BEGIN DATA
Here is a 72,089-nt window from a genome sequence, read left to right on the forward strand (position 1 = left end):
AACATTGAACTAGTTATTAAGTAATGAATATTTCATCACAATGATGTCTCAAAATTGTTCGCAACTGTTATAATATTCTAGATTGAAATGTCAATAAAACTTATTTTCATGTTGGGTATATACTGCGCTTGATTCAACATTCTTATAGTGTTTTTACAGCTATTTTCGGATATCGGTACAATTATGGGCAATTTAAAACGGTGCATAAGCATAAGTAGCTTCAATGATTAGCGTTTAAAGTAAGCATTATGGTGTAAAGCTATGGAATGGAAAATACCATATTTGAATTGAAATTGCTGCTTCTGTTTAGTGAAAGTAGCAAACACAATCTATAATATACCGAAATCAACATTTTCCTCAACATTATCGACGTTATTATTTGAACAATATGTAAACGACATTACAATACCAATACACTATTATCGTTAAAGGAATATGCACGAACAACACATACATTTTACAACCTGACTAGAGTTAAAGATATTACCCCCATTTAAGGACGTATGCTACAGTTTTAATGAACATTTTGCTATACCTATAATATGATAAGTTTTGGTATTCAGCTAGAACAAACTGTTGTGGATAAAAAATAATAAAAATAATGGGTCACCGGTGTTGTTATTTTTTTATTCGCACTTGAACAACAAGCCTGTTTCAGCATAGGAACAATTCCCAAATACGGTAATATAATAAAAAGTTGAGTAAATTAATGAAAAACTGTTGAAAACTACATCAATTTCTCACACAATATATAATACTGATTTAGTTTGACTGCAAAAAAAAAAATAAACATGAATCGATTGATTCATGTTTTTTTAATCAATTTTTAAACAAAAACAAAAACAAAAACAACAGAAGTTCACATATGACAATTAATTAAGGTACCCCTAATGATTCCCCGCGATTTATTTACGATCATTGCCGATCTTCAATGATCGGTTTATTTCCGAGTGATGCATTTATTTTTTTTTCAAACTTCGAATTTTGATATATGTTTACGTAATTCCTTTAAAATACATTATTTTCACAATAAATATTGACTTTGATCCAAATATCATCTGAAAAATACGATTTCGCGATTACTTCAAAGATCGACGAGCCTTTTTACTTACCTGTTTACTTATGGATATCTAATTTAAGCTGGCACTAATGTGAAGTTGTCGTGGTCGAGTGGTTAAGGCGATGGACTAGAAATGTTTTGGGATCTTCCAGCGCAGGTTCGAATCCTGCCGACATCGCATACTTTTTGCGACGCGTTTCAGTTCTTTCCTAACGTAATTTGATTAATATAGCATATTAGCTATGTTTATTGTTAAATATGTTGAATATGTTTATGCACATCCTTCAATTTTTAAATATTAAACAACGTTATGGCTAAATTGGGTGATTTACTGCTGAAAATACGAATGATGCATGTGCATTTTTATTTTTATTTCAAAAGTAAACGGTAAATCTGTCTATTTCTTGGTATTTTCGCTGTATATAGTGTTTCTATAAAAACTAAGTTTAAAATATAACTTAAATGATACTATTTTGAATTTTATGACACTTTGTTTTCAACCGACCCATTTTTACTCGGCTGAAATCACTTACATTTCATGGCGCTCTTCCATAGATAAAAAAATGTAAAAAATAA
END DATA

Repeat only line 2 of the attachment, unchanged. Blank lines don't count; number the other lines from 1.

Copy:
AACATTGAACTAGTTATTAAGTAATGAATATTTCATCACAATGATGTCTCAAAATTGTTCGCAACTGTTATAATATTCTAGATTGAAATGTCAATAAAACTTATTTTCATGTTGGGTATATACTGCGCTTGATTCAACATTCTTATAGTGTTTTTACAGCTATTTTCGGATATCGGTACAATTATGGGCAATTTAAAACGGTGCATAAGCATAAGTAGCTTCAATGATTAGCGTTTAAAGTAAGCATTATGGTGTAAAGCTATGGAATGGAAAATACCATATTTGAATTGAAATTGCTGCTTCTGTTTAGTGAAAGTAGCAAACACAATCTATAATATACCGAAATCAACATTTTCCTCAACATTATCGACGTTATTATTTGAACAATATGTAAACGACATTACAATACCAATACACTATTATCGTTAAAGGAATATGCACGAACAACACATACATTTTACAACCTGACTAGAGTTAAAGATATTACCCCCATTTAAGGACGTATGCTACAGTTTTAATGAACATTTTGCTATACCTATAATATGATAAGTTTTGGTATTCAGCTAGAACAAACTGTTGTGGATAAAAAATAATAAAAATAATGGGTCACCGGTGTTGTTATTTTTTTATTCGCACTTGAACAACAAGCCTGTTTCAGCATAGGAACAATTCCCAAATACGGTAATATAATAAAAAGTTGAGTAAATTAATGAAAAACTGTTGAAAACTACATCAATTTCTCACACAATATATAATACTGATTTAGTTTGACTGCAAAAAAAAAAATAAACATGAATCGATTGATTCATGTTTTTTTAATCAATTTTTAAACAAAAACAAAAACAAAAACAACAGAAGTTCACATATGACAATTAATTAAGGTACCCCTAATGATTCCCCGCGATTTATTTACGATCATTGCCGATCTTCAATGATCGGTTTATTTCCGAGTGATGCATTTATTTTTTTTTCAAACTTCGAATTTTGATATATGTTTACGTAATTCCTTTAAAATACATTATTTTCACAATAAATATTGACTTTGATCCAAATATCATCTGAAAAATACGATTTCGCGATTACTTCAAAGATCGACGAGCCTTTTTACTTACCTGTTTACTTATGGATATCTAATTTAAGCTGGCACTAATGTGAAGTTGTCGTGGTCGAGTGGTTAAGGCGATGGACTAGAAATGTTTTGGGATCTTCCAGCGCAGGTTCGAATCCTGCCGACATCGCATACTTTTTGCGACGCGTTTCAGTTCTTTCCTAACGTAATTTGATTAATATAGCATATTAGCTATGTTTATTGTTAAATATGTTGAATATGTTTATGCACATCCTTCAATTTTTAAATATTAAACAACGTTATGGCTAAATTGGGTGATTTACTGCTGAAAATACGAATGATGCATGTGCATTTTTATTTTTATTTCAAAAGTAAACGGTAAATCTGTCTATTTCTTGGTATTTTCGCTGTATATAGTGTTTCTATAAAAACTAAGTTTAAAATATAACTTAAATGATACTATTTTGAATTTTATGACACTTTGTTTTCAACCGACCCATTTTTACTCGGCTGAAATCACTTACATTTCATGGCGCTCTTCCATAGATAAAAAAATGTAAAAAATAA